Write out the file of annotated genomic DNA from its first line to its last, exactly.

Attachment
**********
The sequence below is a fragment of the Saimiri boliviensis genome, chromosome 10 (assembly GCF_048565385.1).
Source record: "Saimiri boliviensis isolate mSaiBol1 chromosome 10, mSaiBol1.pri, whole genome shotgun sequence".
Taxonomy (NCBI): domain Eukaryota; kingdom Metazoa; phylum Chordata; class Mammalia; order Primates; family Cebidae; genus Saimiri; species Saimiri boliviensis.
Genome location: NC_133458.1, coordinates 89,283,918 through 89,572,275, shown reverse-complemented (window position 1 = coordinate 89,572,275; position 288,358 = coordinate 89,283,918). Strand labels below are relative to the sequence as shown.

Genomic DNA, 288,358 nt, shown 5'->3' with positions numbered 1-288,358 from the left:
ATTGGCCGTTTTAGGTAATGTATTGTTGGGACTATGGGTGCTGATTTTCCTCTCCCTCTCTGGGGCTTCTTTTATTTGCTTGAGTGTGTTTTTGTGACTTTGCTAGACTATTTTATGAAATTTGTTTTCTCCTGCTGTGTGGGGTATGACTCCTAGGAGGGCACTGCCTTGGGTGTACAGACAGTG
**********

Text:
The sequence below is a fragment of the Saimiri boliviensis genome, chromosome 10 (assembly GCF_048565385.1).
Source record: "Saimiri boliviensis isolate mSaiBol1 chromosome 10, mSaiBol1.pri, whole genome shotgun sequence".
Taxonomy (NCBI): domain Eukaryota; kingdom Metazoa; phylum Chordata; class Mammalia; order Primates; family Cebidae; genus Saimiri; species Saimiri boliviensis.
Genome location: NC_133458.1, coordinates 89,283,918 through 89,572,275, shown reverse-complemented (window position 1 = coordinate 89,572,275; position 288,358 = coordinate 89,283,918). Strand labels below are relative to the sequence as shown.

Genomic DNA, 288,358 nt, shown 5'->3' with positions numbered 1-288,358 from the left:
ATTGGCCGTTTTAGGTAATGTATTGTTGGGACTATGGGTGCTGATTTTCCTCTCCCTCTCTGGGGCTTCTTTTATTTGCTTGAGTGTGTTTTTGTGACTTTGCTAGACTATTTTATGAAATTTGTTTTCTCCTGCTGTGTGGGGTATGACTCCTAGGAGGGCACTGCCTTGGGTGTACAGACAGTG